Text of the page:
We find similar results in the Marine Corps— DAT waivers have the greatest effect on attrition probabilities. Recruits with DAT waivers are 1.3 and 9.8 percentage points more likely to attrite early and by the end of their first term. Recruits in the Tier II/III population have an equally high attrition risk. Excluding those who require DAT waivers from the Marine Corps accession pool will reduce the overall attrition risk of the waivered population, as the effect of all other waiver types is much smaller.17

Overall marginal effects for the Air Force are small—less than 5 percentage points for all waivers and for both attrition rates. The effect of having a DAT waiver is large, but insignificant, because the Air Force granted only 13 DAT waivers during the sample period. The effect of being a Tier II/III recruit is much greater than any waiver effect: Tier II/III recruits are 4 and 14 percentage points more likely to attrite early and by the end of the first term than a comparable Tier I recruit. This is their riskiest population.

The effects of other covariates on attrition are consistent with previous literature. Laurence, Ramsberger, and Arabian (1996), Laurence (1984), Buddin (1984), Thompson (2011), and Hattiangadi and Brookshire (2006) find that attrition probabilities decrease with more years of education and with higher AFQT scores. McIntosh and Sayala (2011) and Hattiangadi and Brookshire (2006) find that longer DEP times decrease attrition probabilities and that attrition rates are highest for those accessed from February–May, followed by October–January and June–September. A number of these studies also report that age has a positive effect on attrition and that women and minorities are more likely to attrite.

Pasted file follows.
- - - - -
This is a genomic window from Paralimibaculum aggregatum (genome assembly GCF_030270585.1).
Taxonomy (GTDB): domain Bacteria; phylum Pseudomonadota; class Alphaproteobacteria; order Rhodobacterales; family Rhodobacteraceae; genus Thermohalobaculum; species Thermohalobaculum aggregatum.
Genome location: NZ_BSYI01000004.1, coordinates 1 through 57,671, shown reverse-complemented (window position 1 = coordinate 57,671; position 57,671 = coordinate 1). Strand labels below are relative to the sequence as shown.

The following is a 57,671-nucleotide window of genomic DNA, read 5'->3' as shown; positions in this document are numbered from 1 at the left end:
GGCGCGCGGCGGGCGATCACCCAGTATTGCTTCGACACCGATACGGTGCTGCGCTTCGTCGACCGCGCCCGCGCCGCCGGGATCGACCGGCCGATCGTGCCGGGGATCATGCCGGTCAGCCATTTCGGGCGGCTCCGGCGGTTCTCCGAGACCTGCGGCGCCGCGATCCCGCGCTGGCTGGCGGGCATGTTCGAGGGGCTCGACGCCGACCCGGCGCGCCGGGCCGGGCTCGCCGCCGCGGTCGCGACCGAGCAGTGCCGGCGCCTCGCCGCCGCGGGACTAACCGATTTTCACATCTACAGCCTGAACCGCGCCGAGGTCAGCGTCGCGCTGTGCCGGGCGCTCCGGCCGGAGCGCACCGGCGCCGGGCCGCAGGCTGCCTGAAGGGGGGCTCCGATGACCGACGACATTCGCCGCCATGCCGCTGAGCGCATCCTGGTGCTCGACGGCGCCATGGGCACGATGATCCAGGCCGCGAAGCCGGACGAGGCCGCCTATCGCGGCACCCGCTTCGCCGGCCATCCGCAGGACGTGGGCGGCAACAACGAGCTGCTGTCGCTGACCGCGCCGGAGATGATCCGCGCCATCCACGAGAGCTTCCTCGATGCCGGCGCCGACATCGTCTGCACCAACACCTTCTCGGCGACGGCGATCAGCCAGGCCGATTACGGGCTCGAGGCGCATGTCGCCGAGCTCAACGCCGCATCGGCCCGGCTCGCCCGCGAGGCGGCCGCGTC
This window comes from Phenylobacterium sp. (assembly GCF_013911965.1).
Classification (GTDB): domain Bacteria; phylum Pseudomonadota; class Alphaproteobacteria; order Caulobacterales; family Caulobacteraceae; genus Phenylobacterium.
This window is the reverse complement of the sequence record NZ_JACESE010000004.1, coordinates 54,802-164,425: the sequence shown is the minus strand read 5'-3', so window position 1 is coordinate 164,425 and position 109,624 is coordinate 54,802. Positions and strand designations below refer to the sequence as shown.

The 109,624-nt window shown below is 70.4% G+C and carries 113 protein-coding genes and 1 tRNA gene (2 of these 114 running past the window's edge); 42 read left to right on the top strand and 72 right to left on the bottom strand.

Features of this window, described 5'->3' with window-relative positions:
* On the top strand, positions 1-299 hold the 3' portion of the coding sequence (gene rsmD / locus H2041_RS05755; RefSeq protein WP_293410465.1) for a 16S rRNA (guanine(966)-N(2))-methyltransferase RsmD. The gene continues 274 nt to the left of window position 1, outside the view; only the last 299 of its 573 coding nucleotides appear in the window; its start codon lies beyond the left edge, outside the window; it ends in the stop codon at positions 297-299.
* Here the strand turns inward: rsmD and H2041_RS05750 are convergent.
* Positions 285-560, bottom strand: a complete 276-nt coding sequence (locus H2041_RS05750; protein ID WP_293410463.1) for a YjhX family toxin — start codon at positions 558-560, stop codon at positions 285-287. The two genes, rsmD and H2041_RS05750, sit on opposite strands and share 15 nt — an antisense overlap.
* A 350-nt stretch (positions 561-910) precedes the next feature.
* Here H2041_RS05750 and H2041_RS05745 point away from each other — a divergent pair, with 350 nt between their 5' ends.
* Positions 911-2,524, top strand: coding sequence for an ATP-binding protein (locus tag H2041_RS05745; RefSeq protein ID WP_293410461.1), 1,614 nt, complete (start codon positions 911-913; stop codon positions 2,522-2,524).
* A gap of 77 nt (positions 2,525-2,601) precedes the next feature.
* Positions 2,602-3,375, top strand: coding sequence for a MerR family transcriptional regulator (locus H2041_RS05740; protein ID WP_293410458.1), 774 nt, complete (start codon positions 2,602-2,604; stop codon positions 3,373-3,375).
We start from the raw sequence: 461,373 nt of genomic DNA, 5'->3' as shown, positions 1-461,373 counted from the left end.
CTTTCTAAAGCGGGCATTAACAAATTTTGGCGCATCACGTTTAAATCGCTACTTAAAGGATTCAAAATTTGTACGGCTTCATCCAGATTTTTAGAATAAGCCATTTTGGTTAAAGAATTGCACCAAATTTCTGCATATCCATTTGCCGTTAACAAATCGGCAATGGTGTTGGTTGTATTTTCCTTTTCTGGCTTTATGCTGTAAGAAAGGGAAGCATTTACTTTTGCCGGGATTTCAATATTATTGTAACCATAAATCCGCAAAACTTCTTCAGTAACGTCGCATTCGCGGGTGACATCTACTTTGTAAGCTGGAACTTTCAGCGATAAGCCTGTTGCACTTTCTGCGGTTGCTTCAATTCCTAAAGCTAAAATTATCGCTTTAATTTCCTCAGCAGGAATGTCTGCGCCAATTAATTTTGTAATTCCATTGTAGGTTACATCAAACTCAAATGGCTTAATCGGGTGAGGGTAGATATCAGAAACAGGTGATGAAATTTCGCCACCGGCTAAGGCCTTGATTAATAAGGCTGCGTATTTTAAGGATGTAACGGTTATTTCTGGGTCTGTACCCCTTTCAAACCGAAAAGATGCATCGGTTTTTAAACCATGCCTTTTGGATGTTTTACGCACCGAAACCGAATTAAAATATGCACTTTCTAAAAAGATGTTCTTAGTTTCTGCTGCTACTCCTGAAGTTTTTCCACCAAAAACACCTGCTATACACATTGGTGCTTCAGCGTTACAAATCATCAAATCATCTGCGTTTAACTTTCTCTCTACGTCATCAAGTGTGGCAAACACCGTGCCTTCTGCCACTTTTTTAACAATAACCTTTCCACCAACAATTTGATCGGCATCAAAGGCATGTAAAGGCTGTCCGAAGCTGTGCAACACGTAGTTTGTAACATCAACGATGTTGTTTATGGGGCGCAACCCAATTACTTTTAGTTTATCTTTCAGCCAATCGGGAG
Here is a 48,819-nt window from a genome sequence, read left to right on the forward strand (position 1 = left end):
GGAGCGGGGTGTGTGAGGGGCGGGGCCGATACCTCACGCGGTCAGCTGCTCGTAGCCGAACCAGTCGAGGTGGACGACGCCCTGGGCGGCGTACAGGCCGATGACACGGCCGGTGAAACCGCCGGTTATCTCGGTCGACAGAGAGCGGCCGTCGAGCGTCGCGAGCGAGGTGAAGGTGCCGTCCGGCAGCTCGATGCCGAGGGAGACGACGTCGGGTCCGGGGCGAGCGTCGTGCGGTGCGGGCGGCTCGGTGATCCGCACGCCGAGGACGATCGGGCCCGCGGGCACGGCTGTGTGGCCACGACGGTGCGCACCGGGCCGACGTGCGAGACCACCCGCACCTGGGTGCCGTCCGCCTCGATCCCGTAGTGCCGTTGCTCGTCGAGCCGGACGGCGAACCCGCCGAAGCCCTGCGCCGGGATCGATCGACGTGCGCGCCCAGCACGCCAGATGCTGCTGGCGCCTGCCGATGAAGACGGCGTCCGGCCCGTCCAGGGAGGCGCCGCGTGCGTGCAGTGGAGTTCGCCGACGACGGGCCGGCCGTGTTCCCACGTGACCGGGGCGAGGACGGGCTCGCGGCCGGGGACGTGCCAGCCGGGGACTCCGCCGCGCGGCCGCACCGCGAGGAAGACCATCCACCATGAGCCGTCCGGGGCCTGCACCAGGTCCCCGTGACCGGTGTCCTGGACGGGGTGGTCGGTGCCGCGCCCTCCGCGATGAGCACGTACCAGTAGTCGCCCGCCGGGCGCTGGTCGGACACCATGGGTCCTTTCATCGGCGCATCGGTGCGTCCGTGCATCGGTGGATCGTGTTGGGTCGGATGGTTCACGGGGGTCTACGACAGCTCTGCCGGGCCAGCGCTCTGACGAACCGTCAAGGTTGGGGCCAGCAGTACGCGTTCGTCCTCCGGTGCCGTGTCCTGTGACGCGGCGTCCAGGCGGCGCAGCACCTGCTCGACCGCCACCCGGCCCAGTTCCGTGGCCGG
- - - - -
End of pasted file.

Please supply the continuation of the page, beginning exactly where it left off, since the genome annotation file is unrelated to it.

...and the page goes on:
In this section, we identified waiver categories with the greatest independent effect on attrition probability. In most cases, the independent effects of waiver status are small, usually under 5 percentage points, and are smaller than the effects of being a Tier II/III recruit or accessing between February and May. These results indicate that the services have effectively screened these populations to minimize risk. This suggests that private firms could gain from expanding their recruiting pools to include traditionally high-risk populations; they would not necessarily be putting themselves at risk of increased attrition. Thoughtful decisions on the most appropriate characteristics to screen for and proper implementation of the process will, of course, be key in making such a screening mechanism successful.

B. Fast-to-E5